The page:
Written by Jill Stewart, Senior Lecturer, University of Greenwich
Over 100 years ago Ebenezer Howard had a new and ideal vision as to how people should live. His vision was to draw together the three magnets of what he considered essential for a modern way of living, combining the benefits of the city, the countryside and the people. In establishing the ideal of the Garden City, Howard set the scene for the then forthcoming town and country planning acts.
Key to these garden cities was that there would be the tenets of a new civilisation - a decent place to live, green open spaces and cultural facilities such as clubs, allotments and workplaces that offered then innovative things like annual leave from work. Employees moved in because they liked the ethos, residents moved in because rents for family housing were affordable (housing designed around working class incomes) and communities emerged because there was something about the layout and facilities enabled the development and sustainability of a new community, and one that relied on a concept of common 'ownership' and purpose.
The first Garden City at Letchworth in 1903 in Hertfordshire was followed in the 1920s by Welwyn Garden City, set to be a satellite town. Both have provided enormous impetus to subsequent thinking about how we should live. From 1906 Garden Suburbs, for example at Hampstead and Ealing, brought the benefits of planning and design into urban areas and protected green spaces.
The influence can been seen in many interwar and post second world war cottage or housing estates to the London periphery: South Oxhey, for example, was a post war (then) London County Council estate built in the countryside near to Watford and offering quality housing in well designed layouts, with local shops, transport links, community venues and places of worship.
Later came the new cities. With a need for further development, new cities such as Milton Keynes from the later 1960s were conceived. Following the American grid system, each new neighbourhood took its form within a block of roads and roundabouts, taking forward the idea of the garden city into a new era where - by now - the car was king. Although careful layouts sought to encourage lifestyles activity and exercise and a less polluting transport, the extent to which these are used as opposed to car driving is unclear. It is difficult to put the car owning and driving genie back into the bottle.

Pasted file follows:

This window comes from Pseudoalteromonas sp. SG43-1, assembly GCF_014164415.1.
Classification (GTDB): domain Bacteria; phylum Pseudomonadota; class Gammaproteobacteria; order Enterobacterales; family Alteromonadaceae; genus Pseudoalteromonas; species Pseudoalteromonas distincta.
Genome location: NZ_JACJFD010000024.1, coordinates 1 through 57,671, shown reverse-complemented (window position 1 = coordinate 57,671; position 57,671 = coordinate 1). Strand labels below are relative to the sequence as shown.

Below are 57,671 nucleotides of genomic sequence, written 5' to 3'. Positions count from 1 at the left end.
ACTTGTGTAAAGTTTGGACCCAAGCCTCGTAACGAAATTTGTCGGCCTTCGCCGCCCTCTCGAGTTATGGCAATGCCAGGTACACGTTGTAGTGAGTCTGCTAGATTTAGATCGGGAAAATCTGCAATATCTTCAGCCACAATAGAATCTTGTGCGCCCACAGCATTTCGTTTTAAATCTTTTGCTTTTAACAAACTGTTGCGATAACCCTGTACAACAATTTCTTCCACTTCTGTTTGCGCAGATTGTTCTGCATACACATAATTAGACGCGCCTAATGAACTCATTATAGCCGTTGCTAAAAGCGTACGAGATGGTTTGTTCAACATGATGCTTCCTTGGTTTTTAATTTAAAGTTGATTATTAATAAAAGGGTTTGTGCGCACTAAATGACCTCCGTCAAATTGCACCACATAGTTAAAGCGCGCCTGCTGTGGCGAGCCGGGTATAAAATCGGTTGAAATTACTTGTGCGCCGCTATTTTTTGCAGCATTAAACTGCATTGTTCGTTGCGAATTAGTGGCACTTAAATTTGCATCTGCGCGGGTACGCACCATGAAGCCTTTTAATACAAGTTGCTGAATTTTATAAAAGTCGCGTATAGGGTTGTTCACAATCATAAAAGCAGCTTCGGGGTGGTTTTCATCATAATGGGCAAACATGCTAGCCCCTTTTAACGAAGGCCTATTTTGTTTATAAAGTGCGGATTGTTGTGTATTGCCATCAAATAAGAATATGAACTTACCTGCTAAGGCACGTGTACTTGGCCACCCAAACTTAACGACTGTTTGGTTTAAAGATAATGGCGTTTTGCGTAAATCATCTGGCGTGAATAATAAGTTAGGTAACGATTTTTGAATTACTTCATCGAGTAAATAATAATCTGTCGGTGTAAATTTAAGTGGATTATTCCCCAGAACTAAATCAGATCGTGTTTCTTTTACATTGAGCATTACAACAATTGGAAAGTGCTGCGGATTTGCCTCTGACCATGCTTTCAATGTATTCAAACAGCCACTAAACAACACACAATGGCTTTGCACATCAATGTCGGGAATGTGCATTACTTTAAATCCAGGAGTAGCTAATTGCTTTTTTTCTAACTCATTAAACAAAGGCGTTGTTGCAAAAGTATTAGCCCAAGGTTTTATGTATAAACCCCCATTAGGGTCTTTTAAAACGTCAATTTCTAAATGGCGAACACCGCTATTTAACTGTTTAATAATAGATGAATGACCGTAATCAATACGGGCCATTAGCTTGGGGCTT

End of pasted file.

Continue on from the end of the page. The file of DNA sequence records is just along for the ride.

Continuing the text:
In many ways the new city of Milton Keynes can be seen as a success. It is a popular place to live (for all ages) and work with much good housing stock in appealing neighbourhoods. It has a city centre with numerous shops and leisure facilities and its concrete cows seems something of the distant past. People don't just live here for green parks and blue water spaces, but they also come here for those. These nature, leisure and social venues help surely contribute to exercise and activity.
At Ebbsfleet, Dartford, we are seeing the emergence of another modern form branded a Garden City. It is marketed as a place for new homes, local employment, green spaces and good infrastructure where people will want to live, work and bring up families.
Green spaces and blue spaces are well researched and established as important contributors to health and wellbeing both objectively and subjectively. They are places we can rest and relax, take exercise, meet with friends and make new friends; enjoy some fresh air and the out of doors.
Howard's vision still contributes to how we think about the elements required in good living environments and can continue to be factored into existing as well as new developments, contributing at least in part to public health and wellbeing. One hundred plus years on, we are looking at a renaissance of garden cities and the government's healthy new towns initiative also provides an opportunity to create not only ideal communities but ideal homes.
Published on 21 December 2015 by the Housing LIN